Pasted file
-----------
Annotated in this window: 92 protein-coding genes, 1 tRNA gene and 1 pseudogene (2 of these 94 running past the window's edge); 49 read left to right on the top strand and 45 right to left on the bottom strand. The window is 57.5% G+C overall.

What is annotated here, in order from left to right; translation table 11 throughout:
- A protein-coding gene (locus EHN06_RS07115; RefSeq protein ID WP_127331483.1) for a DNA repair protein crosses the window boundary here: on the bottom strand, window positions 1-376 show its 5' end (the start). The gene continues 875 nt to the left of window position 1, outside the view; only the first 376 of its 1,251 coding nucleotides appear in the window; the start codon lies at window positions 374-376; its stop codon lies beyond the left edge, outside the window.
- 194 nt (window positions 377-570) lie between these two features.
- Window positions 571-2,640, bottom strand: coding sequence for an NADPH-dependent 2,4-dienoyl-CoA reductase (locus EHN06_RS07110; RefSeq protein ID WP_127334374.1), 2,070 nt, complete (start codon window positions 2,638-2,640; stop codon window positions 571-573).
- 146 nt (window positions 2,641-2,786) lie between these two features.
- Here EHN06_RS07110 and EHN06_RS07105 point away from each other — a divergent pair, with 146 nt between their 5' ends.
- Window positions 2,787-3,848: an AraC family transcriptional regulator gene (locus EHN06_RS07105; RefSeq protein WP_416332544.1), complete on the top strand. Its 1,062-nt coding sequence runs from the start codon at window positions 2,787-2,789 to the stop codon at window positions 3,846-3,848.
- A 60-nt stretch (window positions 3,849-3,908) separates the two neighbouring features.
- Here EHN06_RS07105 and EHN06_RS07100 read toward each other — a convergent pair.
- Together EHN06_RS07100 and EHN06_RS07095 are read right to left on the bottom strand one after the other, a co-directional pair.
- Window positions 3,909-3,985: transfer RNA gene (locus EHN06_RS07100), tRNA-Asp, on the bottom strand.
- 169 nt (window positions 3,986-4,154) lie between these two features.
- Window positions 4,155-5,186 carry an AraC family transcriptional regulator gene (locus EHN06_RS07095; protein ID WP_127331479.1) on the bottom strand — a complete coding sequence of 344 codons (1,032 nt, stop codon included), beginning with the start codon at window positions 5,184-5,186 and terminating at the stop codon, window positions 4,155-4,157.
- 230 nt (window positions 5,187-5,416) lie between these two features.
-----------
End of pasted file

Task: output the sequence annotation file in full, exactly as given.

Annotated in this window: 92 protein-coding genes, 1 tRNA gene and 1 pseudogene (2 of these 94 running past the window's edge); 49 read left to right on the top strand and 45 right to left on the bottom strand. The window is 57.5% G+C overall.

What is annotated here, in order from left to right; translation table 11 throughout:
- A protein-coding gene (locus EHN06_RS07115; RefSeq protein ID WP_127331483.1) for a DNA repair protein crosses the window boundary here: on the bottom strand, window positions 1-376 show its 5' end (the start). The gene continues 875 nt to the left of window position 1, outside the view; only the first 376 of its 1,251 coding nucleotides appear in the window; the start codon lies at window positions 374-376; its stop codon lies beyond the left edge, outside the window.
- 194 nt (window positions 377-570) lie between these two features.
- Window positions 571-2,640, bottom strand: coding sequence for an NADPH-dependent 2,4-dienoyl-CoA reductase (locus EHN06_RS07110; RefSeq protein ID WP_127334374.1), 2,070 nt, complete (start codon window positions 2,638-2,640; stop codon window positions 571-573).
- 146 nt (window positions 2,641-2,786) lie between these two features.
- Here EHN06_RS07110 and EHN06_RS07105 point away from each other — a divergent pair, with 146 nt between their 5' ends.
- Window positions 2,787-3,848: an AraC family transcriptional regulator gene (locus EHN06_RS07105; RefSeq protein WP_416332544.1), complete on the top strand. Its 1,062-nt coding sequence runs from the start codon at window positions 2,787-2,789 to the stop codon at window positions 3,846-3,848.
- A 60-nt stretch (window positions 3,849-3,908) separates the two neighbouring features.
- Here EHN06_RS07105 and EHN06_RS07100 read toward each other — a convergent pair.
- Together EHN06_RS07100 and EHN06_RS07095 are read right to left on the bottom strand one after the other, a co-directional pair.
- Window positions 3,909-3,985: transfer RNA gene (locus EHN06_RS07100), tRNA-Asp, on the bottom strand.
- 169 nt (window positions 3,986-4,154) lie between these two features.
- Window positions 4,155-5,186 carry an AraC family transcriptional regulator gene (locus EHN06_RS07095; protein ID WP_127331479.1) on the bottom strand — a complete coding sequence of 344 codons (1,032 nt, stop codon included), beginning with the start codon at window positions 5,184-5,186 and terminating at the stop codon, window positions 4,155-4,157.
- 230 nt (window positions 5,187-5,416) lie between these two features.